What would happen if Maple Ridge and Pitt Meadows went their separate ways and built and paid for their own parks and swimming pools?
How much is Maple Ridge saving by partnering with Pitt Meadows in its joint-use service agreement?
And how is it that Pitt Meadows can choose not to help fund the art gallery, within the joint-use agreement, asked Coun. Corisa Bell.
After visiting Pitt Meadows last week, recreation consultant Brian Johnston stopped in at Maple Ridge council this week and heard the inquiries as he writes a report on joint service agreement that allows the municipalities to share costs and save dollars in running recreational facilities.
The agreement is 20 years old and is now in undergoing its third review to see if it’s still working for both sides.
A key element to the arrangement is splitting operating costs based on the approximate population ratios, resulting in Maple Ridge picking up 80 per cent of the costs and Pitt Meadows 20 per cent.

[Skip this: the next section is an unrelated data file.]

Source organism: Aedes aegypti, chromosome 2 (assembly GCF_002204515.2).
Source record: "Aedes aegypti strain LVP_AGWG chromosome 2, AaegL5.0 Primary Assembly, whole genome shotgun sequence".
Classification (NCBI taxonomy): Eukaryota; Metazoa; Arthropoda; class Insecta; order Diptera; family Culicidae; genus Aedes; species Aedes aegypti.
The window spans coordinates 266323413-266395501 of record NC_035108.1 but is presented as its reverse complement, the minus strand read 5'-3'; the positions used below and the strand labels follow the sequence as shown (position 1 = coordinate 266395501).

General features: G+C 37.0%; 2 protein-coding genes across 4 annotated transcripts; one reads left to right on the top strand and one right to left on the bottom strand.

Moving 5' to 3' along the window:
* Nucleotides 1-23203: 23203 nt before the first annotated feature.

Each municipality, though, pays the capital costs for each project built within its own boundaries.
Coun. Michael Morden and Bell wanted to know if the agreement was flexible enough to adjust to a larger Maple Ridge.
“Pitt Meadows is near build out, population wise,” Bell said.
Coun. Judy Dueck pointed out that the agreement also involves the Maple Ridge-Pitt Meadows school board.
Council agreed most people seem to be happy with the level of recreational services in Maple Ridge.
However, Coun. Bob Masse said he hears complaints about the shortage of sports fields and their condition.
And Morden wanted to know why it takes so long to build a park in a new suburb.
Parks and recreation general manager Kelly Swift said later that other facilities in Maple Ridge are not part of the agreement. Those include the Maple Ridge Cemetery, social planning, public art, the Maple Ridge golf course and the art gallery.
Overall, in 2014, Maple Ridge’s recreation services budget will be $12.4 million, while Pitt Meadows will be $2.19 million.
Johnston told council that both municipalities are seen by other cities as leaders in providing recreational services and programs.
Last week, Pitt Meadows Mayor Deb Walter said there was no appetite for Pitt Meadows to create its own parks department.